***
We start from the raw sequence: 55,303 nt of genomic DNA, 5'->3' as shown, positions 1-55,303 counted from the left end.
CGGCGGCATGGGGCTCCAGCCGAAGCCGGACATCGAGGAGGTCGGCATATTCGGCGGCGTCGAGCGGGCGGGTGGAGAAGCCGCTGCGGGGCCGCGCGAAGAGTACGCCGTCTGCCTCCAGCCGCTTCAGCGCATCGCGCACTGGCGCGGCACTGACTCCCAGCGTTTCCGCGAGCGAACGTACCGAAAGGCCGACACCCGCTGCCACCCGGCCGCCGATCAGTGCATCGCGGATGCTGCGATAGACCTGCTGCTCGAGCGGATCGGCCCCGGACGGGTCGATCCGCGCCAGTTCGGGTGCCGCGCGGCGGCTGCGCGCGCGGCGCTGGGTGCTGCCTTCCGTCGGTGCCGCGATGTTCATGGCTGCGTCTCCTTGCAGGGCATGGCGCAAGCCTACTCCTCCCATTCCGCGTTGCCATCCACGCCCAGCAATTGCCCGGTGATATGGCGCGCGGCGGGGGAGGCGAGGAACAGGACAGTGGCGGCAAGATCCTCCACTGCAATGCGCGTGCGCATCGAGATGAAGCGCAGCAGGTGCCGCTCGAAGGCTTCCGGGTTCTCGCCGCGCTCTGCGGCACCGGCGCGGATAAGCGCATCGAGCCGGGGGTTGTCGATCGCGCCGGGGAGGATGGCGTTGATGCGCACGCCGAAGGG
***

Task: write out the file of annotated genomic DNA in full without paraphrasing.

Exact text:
We start from the raw sequence: 55,303 nt of genomic DNA, 5'->3' as shown, positions 1-55,303 counted from the left end.
CGGCGGCATGGGGCTCCAGCCGAAGCCGGACATCGAGGAGGTCGGCATATTCGGCGGCGTCGAGCGGGCGGGTGGAGAAGCCGCTGCGGGGCCGCGCGAAGAGTACGCCGTCTGCCTCCAGCCGCTTCAGCGCATCGCGCACTGGCGCGGCACTGACTCCCAGCGTTTCCGCGAGCGAACGTACCGAAAGGCCGACACCCGCTGCCACCCGGCCGCCGATCAGTGCATCGCGGATGCTGCGATAGACCTGCTGCTCGAGCGGATCGGCCCCGGACGGGTCGATCCGCGCCAGTTCGGGTGCCGCGCGGCGGCTGCGCGCGCGGCGCTGGGTGCTGCCTTCCGTCGGTGCCGCGATGTTCATGGCTGCGTCTCCTTGCAGGGCATGGCGCAAGCCTACTCCTCCCATTCCGCGTTGCCATCCACGCCCAGCAATTGCCCGGTGATATGGCGCGCGGCGGGGGAGGCGAGGAACAGGACAGTGGCGGCAAGATCCTCCACTGCAATGCGCGTGCGCATCGAGATGAAGCGCAGCAGGTGCCGCTCGAAGGCTTCCGGGTTCTCGCCGCGCTCTGCGGCACCGGCGCGGATAAGCGCATCGAGCCGGGGGTTGTCGATCGCGCCGGGGAGGATGGCGTTGATGCGCACGCCGAAGGG